They’re half a world away from each other. One is a city of 99,000 in one of the richest countries in the world. The other is a city of 203,000 in a lower-middle-income country.
But there are a few threads of connection. Both were once bustling, industrial hubs, one dependent on the auto industry, the other on mining. Both were abandoned by the industry that once sustained them. “With declining industry in both communities, there was a series of bad decisions, a lack of attention, and environmental injustice,” says Richard Fuller, president of Pure Earth, an organization that identifies and helps clean up poor communities with high levels of environmental toxins. Now, both Flint and Kabwe need the world’s attention to clean up a mess.
And in each community, the mess is caused by lead poisoning.
Michigan Steps Up Efforts To Tackle Lead Crisis After Outcry
Lead contamination in the U.S. has dropped dramatically since the 1978 ban on lead-based paint in housing and on leaded gasoline in 1996. But it is still a problem in some of the country’s poorest neighborhoods. In 2014, about one-half of 1 percent of American children under 6 had worrisome levels of lead in their blood, according to the Centers for Disease Control and Prevention. The crisis in Flint, in which health officials found that city residents had been exposed to lead in their drinking water since April 2014, is a reminder that lead is a global problem that each year kills 143,000 people and is responsible for 600,000 new cases of children with intellectual disabilities.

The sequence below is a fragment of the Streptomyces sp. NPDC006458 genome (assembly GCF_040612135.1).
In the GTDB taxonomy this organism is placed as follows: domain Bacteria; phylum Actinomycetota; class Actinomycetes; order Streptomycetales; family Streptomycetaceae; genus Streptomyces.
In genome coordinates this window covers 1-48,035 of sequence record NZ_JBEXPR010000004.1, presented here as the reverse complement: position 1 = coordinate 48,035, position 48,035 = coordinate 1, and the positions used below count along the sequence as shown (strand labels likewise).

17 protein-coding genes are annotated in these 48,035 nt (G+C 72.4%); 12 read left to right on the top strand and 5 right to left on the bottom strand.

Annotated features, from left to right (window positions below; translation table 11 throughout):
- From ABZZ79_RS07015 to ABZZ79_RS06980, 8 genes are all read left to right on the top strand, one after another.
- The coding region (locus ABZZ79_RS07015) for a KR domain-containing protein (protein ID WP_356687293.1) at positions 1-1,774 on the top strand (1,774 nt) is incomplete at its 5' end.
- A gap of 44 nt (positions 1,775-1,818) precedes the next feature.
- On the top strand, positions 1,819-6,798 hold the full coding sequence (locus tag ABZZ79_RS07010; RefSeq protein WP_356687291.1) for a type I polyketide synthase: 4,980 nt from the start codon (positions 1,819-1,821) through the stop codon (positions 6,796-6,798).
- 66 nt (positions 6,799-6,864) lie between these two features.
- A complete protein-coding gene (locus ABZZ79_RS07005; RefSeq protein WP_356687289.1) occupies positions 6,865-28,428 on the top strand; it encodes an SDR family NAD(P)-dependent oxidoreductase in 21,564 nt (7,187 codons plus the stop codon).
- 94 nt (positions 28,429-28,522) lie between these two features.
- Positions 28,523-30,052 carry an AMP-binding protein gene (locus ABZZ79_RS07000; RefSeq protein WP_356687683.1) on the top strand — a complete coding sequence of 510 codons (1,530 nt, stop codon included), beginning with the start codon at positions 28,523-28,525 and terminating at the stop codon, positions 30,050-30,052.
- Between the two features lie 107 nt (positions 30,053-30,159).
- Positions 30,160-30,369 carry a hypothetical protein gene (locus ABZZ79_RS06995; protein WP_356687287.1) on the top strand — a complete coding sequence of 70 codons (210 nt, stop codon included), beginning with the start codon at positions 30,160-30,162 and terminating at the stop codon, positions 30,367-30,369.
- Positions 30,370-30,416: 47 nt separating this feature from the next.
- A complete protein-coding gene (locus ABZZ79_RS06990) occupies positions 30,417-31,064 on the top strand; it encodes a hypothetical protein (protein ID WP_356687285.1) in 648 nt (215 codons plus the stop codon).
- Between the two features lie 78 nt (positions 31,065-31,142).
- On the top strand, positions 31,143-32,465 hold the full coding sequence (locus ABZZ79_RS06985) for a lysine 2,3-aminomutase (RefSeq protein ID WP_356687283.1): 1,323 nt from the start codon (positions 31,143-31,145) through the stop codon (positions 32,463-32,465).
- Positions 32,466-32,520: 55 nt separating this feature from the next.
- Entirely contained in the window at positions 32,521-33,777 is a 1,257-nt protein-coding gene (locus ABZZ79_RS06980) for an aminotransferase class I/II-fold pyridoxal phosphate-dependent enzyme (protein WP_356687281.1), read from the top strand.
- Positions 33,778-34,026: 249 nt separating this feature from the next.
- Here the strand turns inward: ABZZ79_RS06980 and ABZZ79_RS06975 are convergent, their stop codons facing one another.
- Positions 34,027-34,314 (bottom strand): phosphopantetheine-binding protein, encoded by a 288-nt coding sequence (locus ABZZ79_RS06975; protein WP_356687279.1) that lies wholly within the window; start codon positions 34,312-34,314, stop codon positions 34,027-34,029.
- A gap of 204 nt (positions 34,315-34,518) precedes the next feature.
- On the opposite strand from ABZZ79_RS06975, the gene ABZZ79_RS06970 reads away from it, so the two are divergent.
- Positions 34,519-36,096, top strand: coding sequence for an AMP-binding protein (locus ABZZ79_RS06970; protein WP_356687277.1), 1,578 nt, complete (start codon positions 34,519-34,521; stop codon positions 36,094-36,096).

“Flint is an example of a contaminated site,” says Fuller. “But there are places hundreds of times worse, in thousands of places in the world. And that’s not an exaggeration.” One of those places is Kabwe.
The lead contamination began in the early 20th century. The town is located in Zambia on land rich in lead ore. “The town formed around a smelter that ran without any pollution controls,” says Fuller. When the ore ran out, owners abandoned the smelter. “But the whole town became massively contaminated with lead. That smelter had a smokestack blowing every which way all the time. It’s a very dry place, so dust was deposited everywhere.” In 100 years, the toxic lead has not gone away. Children play in the dust, walk in it, have it blown in their faces and on their hands, and lick their fingers.
In a report published Nov. 7, 2014, in Morbidity and Mortality Weekly, researchers measured soil lead concentrations in various neighborhoods in Kabwe. They found soil concentrations of lead an average of three times higher than the U.S. Environmental Protection Agency standard, and in the most toxic areas, more than 1,000 times higher than the EPA standard. And when they measured lead levels in the blood of children, they found the levels literally off the charts — levels in children from some neighborhoods so high that they surpassed the level the instruments could measure. The CDC uses a reference level of 5 micrograms per deciliter to identify children with abnormally high lead levels. The lowest blood level in the children measured was 13.6 micrograms per deciliter; the average was 48.3; and the highest couldn’t be measured because more than 25 percent of the children had levels higher than the 65 micrograms per deciliter the instruments could measure.